by Harold S. Geller

Just a week after the unspeakable mass shooting at Sandy Hook Elementary School, I traveled to Newtown, CT, to help organize a musical evening of remembrance and healing in support of the community. This event took place at Congregation Adath Israel, Newtown’s Conservative synagogue, and featured artists and cantors from throughout the country. More than 200 people attended.

Rabbi Shaul Praver of Congregation Adath Israel started the evening with a Havdalah ceremony, offering a moving description of the elements of the service:

With the candle we bring new light, and new hope, at a moment where a lot of things became not only clear, to us, but to all Americans.

We have the besamim, the incense, which give such a wonderful smell. We are taught that we receive an extra soul on Shabbat, and when Shabbat leaves, we take some of the incense, to bring some comfort to ourselves. When I smell these incents I recall the souls that were taken from us so cruelly in just under 5 minutes the morning of December 14th.

It is said that “Yayin yismach lev Adam,” wine brings a bit of joy to the heart, and we certainly need it.

Rabbi Ken Chasen of Leo Baeck Temple in Los Angeles reiterated that we were all there to help the residents of Newtown bear this unthinkable, unprecedented burden. He offered an updated take on the Talmudic rabbis’ saying, “Kol Yisrael arevim zeh ba’zeh,” the idea that all Jews are responsible for one another, suggesting that in light of such a tragedy, and as part of the experience in Newtown, we say, “Kol B’nai Adam” – all of the human family. We are all responsible for one another, sharing this journey of life together. We are, all of us, connected.

I had the moving opportunity to meet and speak with people who were impacted by this tragedy, including Rabbi Praver, who told me that the town’s houses of worship are very close to one another, and that the whole town is very much united and not separated by various faiths and beliefs in the wake of this community-wide tragedy. That evening, I saw children – those who were in Sandy Hook Elementary School, hiding in the dark closets of their classrooms – smiling, singing, dancing, and just being kids as they listened to the music of Rabbi Chasen, The New World Chorus, Ellen Allard, Noah Aronson, and Cantor Deborah Katchko-Gray, among others. It was a moving experience, the beginning of the healing process.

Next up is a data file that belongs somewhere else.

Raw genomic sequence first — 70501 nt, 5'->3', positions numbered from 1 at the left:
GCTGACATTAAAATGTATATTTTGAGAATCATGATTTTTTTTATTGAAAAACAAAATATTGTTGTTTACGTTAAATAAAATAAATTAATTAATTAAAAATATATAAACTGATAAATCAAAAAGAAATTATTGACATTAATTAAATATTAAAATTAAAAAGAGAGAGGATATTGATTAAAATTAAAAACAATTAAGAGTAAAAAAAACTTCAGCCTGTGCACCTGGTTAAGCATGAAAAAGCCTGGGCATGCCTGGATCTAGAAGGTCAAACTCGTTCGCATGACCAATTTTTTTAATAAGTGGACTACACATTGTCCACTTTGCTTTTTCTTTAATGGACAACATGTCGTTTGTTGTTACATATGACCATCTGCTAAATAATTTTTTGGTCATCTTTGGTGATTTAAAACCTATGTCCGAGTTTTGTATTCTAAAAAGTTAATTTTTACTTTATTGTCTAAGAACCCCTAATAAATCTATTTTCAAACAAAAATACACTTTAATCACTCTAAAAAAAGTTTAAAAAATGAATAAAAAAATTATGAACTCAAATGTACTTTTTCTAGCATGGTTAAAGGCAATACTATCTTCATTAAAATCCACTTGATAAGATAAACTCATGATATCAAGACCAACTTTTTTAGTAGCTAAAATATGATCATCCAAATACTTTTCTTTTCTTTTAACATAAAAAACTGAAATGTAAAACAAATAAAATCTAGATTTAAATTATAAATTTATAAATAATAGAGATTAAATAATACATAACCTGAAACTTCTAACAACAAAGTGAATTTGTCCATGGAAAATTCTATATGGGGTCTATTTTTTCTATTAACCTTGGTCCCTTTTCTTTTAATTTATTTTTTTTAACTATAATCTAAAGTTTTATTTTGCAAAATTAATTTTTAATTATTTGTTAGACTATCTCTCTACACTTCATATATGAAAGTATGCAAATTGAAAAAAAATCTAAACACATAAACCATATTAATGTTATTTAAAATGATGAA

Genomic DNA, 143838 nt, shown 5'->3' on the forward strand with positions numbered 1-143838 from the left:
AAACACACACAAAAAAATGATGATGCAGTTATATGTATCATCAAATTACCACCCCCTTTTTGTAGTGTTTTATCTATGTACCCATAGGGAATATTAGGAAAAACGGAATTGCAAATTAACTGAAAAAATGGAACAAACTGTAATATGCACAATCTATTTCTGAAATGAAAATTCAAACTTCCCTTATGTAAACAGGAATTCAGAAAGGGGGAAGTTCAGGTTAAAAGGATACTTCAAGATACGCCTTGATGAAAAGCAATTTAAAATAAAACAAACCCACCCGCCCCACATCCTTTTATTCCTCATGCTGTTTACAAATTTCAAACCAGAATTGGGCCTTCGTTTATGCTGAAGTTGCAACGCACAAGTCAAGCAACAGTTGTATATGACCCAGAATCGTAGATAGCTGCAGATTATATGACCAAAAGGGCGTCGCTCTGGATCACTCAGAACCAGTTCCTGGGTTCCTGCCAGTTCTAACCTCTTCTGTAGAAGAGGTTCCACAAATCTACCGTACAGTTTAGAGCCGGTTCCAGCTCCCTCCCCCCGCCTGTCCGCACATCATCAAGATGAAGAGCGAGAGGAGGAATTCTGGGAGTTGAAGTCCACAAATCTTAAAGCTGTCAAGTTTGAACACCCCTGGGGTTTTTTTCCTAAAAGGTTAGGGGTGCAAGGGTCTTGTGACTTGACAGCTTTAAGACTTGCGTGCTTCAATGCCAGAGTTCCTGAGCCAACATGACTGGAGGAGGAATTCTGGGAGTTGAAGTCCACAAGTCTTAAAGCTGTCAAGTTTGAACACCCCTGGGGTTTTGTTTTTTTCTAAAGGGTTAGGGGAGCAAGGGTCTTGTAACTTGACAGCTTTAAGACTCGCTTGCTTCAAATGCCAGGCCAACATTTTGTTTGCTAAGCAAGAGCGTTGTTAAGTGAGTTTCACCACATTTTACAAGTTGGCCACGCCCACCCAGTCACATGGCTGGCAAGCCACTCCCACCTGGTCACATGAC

Rabbi Abraham Joshua Heschel, one of the leading Jewish theologians and Jewish philosophers of the 20th century, died December 23, 1972; his yartzeit, which is on the 18th day of the Hebrew month of Tevet, this year falls on December 31st and marks the 40th anniversary of his passing. Rabbi Heschel marched in the Selma Civil Rights March with Martin Luther King, Jr., political leaders, civil rights leaders, and leaders of faith communities on March 21, 1965. He later wrote, “When I marched in Selma, my feet were praying.” The recent events in Connecticut have caused us to find opportunities of prayer and unity, to uplift and stand united with the communities of Newtown – and Columbine, and Aurora, and all those others affected by gun violence – to create a grassroots effort.

In the wake of the Newtown tragedy, we must establish a grassroots effort to encourage education about gun safety and responsible behavior. We can emulate successful models, including Mothers Against Drunk Driving, founded by Candice Lightner in 1980 after her 13-year-old daughter was killed by a drunk driver, and AIDS Lifeline, conceived in 1987 as a community education project by James W. Bunn and Nancy Saslow, which became a health education and public awareness campaign on television stations across the U.S.

Certainly, the drafters of the Second Amendment could never have envisioned the devastation brought down upon 20 innocent first-graders by an assault rifle designed for military use, firing up to 250 rounds per minute. If God is, as I believe (from Rabbi Bradley Shavit Artson and process theology), “an indwelling lure that pulls us toward goodness, towards decency, towards kindness,” then we are called to fix the brokenness of the world through acts of loving-kindness, a modern interpretation of “l’taken olam b’malchut shaddai,” a verse from our liturgy. It is a time for faith communities and their leaders to spark actions of the heart, mind, and hand, following in the steps of Rabbi Heschel and praying with our feet.

Newtown: The Selma of Our Generation

Noah Aronson and Rabbi Rachel Saphire share a mural with the words
and prayers of students from Temple Beth Elohim in Wellesley, MA.

Harold S. Geller is affiliated with Temple Emanu El in Edison, N.J., and Congregation Neve Shalom in Metuchen, N.J. He is also a member of the advisory committee of Kesher Shir, an initiative that brings together Jewish musicians to study, compose, build relationships, and challenge the status quo, in order to foster lasting musical change in communal prayer.